Given the massive growth opportunity and strong historical growth (Burford has been growing its own balance sheet investment portfolio and 3rd party fund portfolio at 50% CAGR), a multiple of 20x or even 30x is not unreasonable. This alone will result in a price of ~$17.00 to $25.50 vs. the current price of $10.60 resulting in a 1.6x to 2.4x return.
#2: Asset Management Business. Burford manages several private investment funds with overall AUM of $2B+. Fee structures varies with 2% and 20% being the most common one. However, in a case of a large sovereign wealth fund on whose behalf Burford manages ~$667M, Burford effectively charges 0% and 40% (not a typo). Some of these funds do not generate management fees since the capital has already been deployed.
Somewhat simplistically and conservatively, Burford can earn ~$20M to $30M in management fees per year. Using the mid-point of $25M and the tax rate of 15%, EPS from management fees is $0.10.
On top of that, Burford is eligible to earn incentive fees. Let’s use $2B AUM to calculate “normalized” incentive fees. $2B AUM * 24% IRR (again the IRR excluding the outlier case against Argentina) = $480M of normalized annual gains. $480M * 20% incentive fee (again – often it is higher) = $96M annual incentive fee. Since all operating expenses were allocated to the core balance sheet investing business, I only need to account for taxes. Using 15% tax rate, the incentive fee after tax = $81.5M or $0.37 EPS.
Assuming a 10x on this average annual after-tax management fee and incentive fee stream (~$0.10 + $0.37 = $0.47), it would add $4.70 per share to Burford’s valuation. A 15x multiple would add $7.05 per share, and a 20x multiple would add $9.40 per share. Let’s keep in mind that the cash earned from incentive fees can be reinvested by Burford at incredibly attractive returns.
Critically, almost no incentive fees show up on Burford’s income statement today for two reasons. First, the bigger funds are of a more recent vintage and, thus, have not yet produced many realized gains. Second, most of the funds managed by Burford use a “European” style incentive fee structure under which Burford cannot recognize the incentive fees until the entire original investment has been returned to its LPs.
#3: The YPF Case. While discussing the YPF case, it is important to note that it has already been a massive success for Burford regardless of what happens from here. Burford has invested roughly $25M total so far and already received $236M in cash by selling portions (less than 40% in total) of its stake in a potential award to other institutional investors. That makes the YPF case already a nearly 10x return, which makes it more like a Silicon Valley VC type home run investment. However, Burford still retains 60%+ of the entitlement to a potential award. But how big can it be?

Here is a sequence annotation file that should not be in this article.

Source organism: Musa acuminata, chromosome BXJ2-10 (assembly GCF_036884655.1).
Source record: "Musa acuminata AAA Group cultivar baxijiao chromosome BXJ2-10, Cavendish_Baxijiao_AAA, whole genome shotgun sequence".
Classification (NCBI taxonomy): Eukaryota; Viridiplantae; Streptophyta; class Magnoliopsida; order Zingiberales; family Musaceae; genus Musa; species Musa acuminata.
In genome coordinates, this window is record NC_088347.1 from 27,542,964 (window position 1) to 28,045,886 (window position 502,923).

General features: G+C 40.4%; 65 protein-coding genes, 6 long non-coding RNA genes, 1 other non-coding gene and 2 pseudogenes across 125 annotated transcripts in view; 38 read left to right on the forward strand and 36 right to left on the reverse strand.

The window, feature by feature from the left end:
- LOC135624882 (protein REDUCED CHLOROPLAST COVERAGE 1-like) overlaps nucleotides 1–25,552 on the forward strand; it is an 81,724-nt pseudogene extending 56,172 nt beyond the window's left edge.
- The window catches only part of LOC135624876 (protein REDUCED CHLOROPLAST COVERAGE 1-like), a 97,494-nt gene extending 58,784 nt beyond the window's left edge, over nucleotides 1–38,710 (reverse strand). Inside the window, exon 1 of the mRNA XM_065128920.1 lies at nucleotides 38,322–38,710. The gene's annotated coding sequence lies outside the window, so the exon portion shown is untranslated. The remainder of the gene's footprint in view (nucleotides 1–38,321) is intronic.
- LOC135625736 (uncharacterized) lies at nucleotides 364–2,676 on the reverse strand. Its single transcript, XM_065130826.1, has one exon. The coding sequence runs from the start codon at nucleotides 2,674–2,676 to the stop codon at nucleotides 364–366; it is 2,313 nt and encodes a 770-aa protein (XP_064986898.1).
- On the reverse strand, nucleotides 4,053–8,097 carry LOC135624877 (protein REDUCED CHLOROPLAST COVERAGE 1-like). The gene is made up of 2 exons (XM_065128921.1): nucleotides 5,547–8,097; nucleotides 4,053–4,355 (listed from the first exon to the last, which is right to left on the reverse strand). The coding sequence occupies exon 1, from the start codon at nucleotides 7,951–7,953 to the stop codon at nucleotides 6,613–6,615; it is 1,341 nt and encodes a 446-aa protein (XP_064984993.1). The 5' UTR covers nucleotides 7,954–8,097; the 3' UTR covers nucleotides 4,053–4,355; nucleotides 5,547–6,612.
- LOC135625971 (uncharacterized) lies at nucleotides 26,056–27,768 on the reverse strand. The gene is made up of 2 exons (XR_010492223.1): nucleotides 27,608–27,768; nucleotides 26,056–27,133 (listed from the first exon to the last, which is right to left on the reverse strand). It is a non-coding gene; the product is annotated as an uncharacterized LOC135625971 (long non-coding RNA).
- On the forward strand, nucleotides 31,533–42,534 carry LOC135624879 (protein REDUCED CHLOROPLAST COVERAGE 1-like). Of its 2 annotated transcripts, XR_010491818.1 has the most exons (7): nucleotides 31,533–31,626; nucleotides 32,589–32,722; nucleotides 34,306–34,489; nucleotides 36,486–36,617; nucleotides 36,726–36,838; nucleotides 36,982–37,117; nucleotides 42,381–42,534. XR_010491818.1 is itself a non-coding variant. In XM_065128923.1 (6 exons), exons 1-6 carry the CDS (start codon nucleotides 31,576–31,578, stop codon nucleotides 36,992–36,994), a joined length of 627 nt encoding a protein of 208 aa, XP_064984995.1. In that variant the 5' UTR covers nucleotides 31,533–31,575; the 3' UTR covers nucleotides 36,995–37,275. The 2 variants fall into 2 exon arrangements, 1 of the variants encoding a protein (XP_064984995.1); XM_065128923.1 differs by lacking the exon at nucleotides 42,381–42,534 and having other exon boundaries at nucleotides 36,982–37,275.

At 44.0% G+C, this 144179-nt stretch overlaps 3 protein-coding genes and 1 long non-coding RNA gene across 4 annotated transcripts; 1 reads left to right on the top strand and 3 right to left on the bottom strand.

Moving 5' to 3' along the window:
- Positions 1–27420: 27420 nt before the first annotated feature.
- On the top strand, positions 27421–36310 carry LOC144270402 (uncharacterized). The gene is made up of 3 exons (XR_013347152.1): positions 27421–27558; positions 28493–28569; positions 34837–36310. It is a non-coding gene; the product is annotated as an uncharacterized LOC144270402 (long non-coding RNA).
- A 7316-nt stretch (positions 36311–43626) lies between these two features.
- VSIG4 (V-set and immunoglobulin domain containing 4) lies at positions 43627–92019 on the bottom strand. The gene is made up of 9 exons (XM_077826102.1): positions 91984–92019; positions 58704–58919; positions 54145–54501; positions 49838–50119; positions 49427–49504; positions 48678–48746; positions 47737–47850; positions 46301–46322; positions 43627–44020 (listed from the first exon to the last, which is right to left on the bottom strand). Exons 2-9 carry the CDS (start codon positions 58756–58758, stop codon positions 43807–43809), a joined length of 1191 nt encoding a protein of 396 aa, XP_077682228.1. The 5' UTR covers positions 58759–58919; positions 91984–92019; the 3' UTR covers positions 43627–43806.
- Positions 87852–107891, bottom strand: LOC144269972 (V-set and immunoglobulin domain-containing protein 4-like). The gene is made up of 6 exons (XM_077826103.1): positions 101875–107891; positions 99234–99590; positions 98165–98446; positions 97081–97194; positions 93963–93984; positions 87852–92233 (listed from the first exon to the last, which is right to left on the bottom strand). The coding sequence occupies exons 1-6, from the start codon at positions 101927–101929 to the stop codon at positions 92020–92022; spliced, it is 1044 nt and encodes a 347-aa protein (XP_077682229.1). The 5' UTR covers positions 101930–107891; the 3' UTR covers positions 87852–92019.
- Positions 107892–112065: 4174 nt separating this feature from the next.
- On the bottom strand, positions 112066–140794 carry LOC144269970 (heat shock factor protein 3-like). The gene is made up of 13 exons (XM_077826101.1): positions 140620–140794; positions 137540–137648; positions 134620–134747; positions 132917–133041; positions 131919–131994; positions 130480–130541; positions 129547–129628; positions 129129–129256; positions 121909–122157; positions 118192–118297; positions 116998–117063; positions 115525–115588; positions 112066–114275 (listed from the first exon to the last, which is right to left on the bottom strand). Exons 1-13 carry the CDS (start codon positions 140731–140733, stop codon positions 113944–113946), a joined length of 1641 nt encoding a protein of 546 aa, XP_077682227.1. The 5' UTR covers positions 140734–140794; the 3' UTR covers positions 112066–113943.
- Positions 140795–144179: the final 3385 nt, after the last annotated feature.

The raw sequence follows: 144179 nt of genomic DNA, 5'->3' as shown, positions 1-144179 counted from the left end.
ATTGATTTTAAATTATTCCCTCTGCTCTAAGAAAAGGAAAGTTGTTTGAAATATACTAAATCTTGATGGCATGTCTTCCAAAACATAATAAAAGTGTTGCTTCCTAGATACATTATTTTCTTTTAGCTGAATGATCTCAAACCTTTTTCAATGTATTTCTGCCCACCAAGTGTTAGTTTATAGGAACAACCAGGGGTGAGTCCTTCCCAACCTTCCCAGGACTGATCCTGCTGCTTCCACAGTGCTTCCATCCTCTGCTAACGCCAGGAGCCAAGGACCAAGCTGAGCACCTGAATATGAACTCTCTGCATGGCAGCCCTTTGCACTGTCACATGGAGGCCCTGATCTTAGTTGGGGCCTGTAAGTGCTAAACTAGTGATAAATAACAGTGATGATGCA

I will state upfront that any litigation is inherently uncertain and binary, and the YPF case is no exception. Burford can lose the case and receive zero incremental cash. Both parties have top notch legal teams, making this a courtroom “Godzilla vs. King Kong fight”. My subjective estimate of probabilities is 70% in favor of Burford. However, with a sample of size of one, such subjective probability has little utility. But let’s say that Burford wins the case; how much will Burford get? The estimated award to Burford is staggering – between ~$2.25B and $5.6B which equates to ~$10.30 to ~$25.6 per share. An award of ~$3.35B or ~$15.30 per share is the most likely.
Yes, you read that right! Burford can walk away with a positive verdict from one single case with a value estimated at nearly twice as much as its current market cap! This potential outcome does not seem to be priced into Burford’s stock at all – and please do not forget you still own Burford’s immensely valuable portfolio of litigation assets expected to produce 24% annualized returns plus the lucrative asset management business with incentive fees that make even hedge fund managers a bit jealous.
Putting It All Together
Let’s put the three elements of valuation together. In the bear case I assume that Burford loses the final YPF verdict and receives no further cash from that case. I also use the lowest range of value for the core business and the asset management business. In the base case, I assume that Burford wins the YPF case but gets the low range of the value there, and I assume the low end of value for two other businesses. In the bull case, I take the high end of value for each segment.
One final note: a better and intellectually more appropriate way to value Burford is to model earnings’ reinvestment for the next 5-7 years (remember that normalized ROE = ~25% and it is likely to expand over time), get to the EPS number in 5-7 years, and assign an exit multiple or do a DDM on those earnings. Ideally, you also want to keep the capital structure composition constant: as Burford’s equity grows, it is necessary to model the additional debt issuance. Utilizing this approach numbers get really big.
DISCLAIMER: Presented analysis is an opinion of the author. The author and / or affiliated persons are long Burford shares and / or other related securities (bonds, derivatives, etc.). The author does not assume any obligation to update the analysis. The author may engage in transactions involving Burford shares and / or related securities (bonds, derivatives, etc.) at any time.
 From a legal standpoint, Burford is not a plaintiff in the case and not a party to a dispute. Burford is simply financing the case. However, for the sake of brevity I will be using language that may imply that Burford is a party to the case.
1. Continous growth in earnings.
2. Incentive fees crystallize.
3. Potential win of Petersen.